WIPO conference highlights the tension between access to creative works and ensuring creator's rights
The World Intellectual Property Organization (WIPO) debates the global digital content market and its impact on creators of films, producers, publishers and distribution platforms.
The World Intellectual Property Organization (WIPO) organized a conference debating the global digital content market and its impact on creators of films, producers, publishers and distribution platforms.
The conference explored issues of copyright in the digital age, the impact of the digital environment on creators, the role for publishers, producers and distribution platforms, digital markets, access and participation, saw about 1000 participants, including that from Bollywood, Hollywood, Nollywood, the Russian and Chinese film industry and Academy and Grammy-award winning artists.
“The creative content economy has seen radical change to access and business models for more than a decade,” said a statement from WIPO.
“This is an exciting and fascinating evolution, with fundamental implications for cultural production in the 21st century,” said Mr Francis Gurry, Director-General of WIPO. “The same features of technology that have produced enormous benefits for consumers have also presented multiple challenges for creators and their business associates,” he added.
Jaron Lanier, writer, composer and tech futurist, said, “We are creating victims, this isn’t working,” talking of the pressures that piracy has imposed on musicians, artists, journalists.
Yang Xianghua, Senior Vice-President of Chinese company iQIYI.com, said that Chinese films are increasingly being distributed through the Internet. “In China, we have a new model to distribute through the Internet and share movies through the Internet,” Xianghua said.
More than 600 movies are made per year in China but only 300 go to the movie theatres. Through internet, consumers can pay for the movie and this revenue is distributed among the producers and creators. In 2016 more than 200 movies per month made by first-time, young directors and small producers, are being distributed through this process.
Nikita Mikhalkov, a Russian director and producer said that the quality of movies is getting lowered owing to the fact that anyone can make a film now-a-days and distribute it digitally.
Uloma K Onuma of iROKO, a Nigerian media and entertainment company said that 60 percent of creative content is consumed through mobile phones in Nigeria and some other parts of Africa.
The discussions highlighted the tensions ‘in balancing easy access to music, film and other creative works while ensuring creators’ abilities to earn a living”.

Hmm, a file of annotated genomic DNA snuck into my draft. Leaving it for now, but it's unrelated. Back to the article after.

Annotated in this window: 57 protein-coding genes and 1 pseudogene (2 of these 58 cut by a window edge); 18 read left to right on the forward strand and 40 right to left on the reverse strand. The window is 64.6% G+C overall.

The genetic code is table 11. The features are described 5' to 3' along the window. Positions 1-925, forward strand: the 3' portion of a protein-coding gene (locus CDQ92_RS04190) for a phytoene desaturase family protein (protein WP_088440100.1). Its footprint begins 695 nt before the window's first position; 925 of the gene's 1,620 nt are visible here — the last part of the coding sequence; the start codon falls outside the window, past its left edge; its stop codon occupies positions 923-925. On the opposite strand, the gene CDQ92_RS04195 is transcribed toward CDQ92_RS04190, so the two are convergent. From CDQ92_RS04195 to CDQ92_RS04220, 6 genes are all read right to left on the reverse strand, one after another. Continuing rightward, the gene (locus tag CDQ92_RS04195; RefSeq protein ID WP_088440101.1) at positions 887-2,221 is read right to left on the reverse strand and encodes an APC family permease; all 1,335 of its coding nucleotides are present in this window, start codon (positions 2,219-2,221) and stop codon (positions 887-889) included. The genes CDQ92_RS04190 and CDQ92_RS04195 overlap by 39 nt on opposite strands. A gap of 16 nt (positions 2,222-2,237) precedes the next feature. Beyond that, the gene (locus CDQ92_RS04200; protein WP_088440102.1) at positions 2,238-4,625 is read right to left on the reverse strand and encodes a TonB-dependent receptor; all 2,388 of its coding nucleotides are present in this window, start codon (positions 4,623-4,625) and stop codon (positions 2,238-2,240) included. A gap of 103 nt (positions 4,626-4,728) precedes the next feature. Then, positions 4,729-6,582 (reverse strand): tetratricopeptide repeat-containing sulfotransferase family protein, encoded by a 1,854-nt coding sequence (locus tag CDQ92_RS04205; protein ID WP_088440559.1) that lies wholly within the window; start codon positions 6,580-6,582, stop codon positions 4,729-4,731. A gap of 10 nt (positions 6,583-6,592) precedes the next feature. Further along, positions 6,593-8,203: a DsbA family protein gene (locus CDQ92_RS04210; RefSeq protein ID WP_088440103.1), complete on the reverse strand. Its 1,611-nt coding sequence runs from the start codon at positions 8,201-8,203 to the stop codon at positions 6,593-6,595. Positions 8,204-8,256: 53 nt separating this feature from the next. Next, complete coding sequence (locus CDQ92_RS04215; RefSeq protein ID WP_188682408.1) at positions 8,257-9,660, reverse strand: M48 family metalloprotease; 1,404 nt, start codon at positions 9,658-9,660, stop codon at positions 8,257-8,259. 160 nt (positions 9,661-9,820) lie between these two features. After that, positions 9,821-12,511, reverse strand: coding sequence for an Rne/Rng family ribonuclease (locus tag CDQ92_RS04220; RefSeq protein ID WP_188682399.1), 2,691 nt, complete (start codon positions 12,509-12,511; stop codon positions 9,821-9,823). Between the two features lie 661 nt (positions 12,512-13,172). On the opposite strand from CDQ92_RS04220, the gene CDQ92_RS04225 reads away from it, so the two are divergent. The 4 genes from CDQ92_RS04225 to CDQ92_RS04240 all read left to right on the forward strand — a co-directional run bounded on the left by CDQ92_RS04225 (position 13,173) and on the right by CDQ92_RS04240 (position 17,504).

Guileherme Felitti, Brazilian journalist specializing in technology, Internet and telecommunications praised India’s stand on net neutrality and said that “that is what Brazil is trying to do”.
“The Internet has changed business and consumption models tremendously but despite the Internet’s significant contributions it does not mean that we should now abandon the fundamental foundation upon which copyright is grounded or that we need an unique international code,” said Stan Mc Coy Senior Vice-President of Motion Picture Association.
Bobby Bedi, well-known Indian film producer who is also on the governing council of the Indian Motion Pictures Producers’ Association said that the digital reach of India is changing by “orders of magnitude” which is a “big change” that will affect also the kind of content that is produced.
“The minute you move from covering 15 percent of India (with high-speed broadband coverage) as we are today, to 70 percent of India then you are automatically very seriously covering the small towns and the rural sector. That becomes hugely significant because now not only the delivery mechanisms but the content will have to change. Also, coupled with this the promise of a much lower price is also there. Today Reliance is saying they will come in at a fraction of the price. So once that happens then we consider a fat pipe going down deep into the country,” Bedi told Firstpost.
He added that the whole ecosystem of creative content is changing. “It is happening in the world, it is happening in India,” he added.
Prince, the renowned American singer, songwriter, multi-instrumentalist, record producer, and actor, who died on 22 April, was one of the most aggressive crusaders for copyright protections. The companies that represented him set new prcednets in copyright law.
For instance, in 2014, Prince sued 22 anonymous fans for USD 22 million for putting up his concert videos online. The cases were later dropped after the posts were removed.
In 2015, Universal Musical Corp that worked to protect Prince’s copyrights, had famously sued for a 29-second home video of a baby dancing to a Prince’s song. The federal appeals court of California ruled against the company saying that it had not considered whether the video qualifies as fair use.
“It has many layers to it. Theft of intellectual property is theft. Let’s be very clear about that. Fair use is fair use. The world defines it…There is no denying that. As long as it is within fair use, it is fine,” responding to a question by Firstpost on the case.
“But the other thing is that there is a softer side to it. Sometimes, theft promotes a product. We have got to beat both carrot and stick up. We got to encourage it and must be tough on it. It must not result in the loss of revenue…By and large, copyright is my right and I would like to have it protected because I can’t survive without it,” he said.
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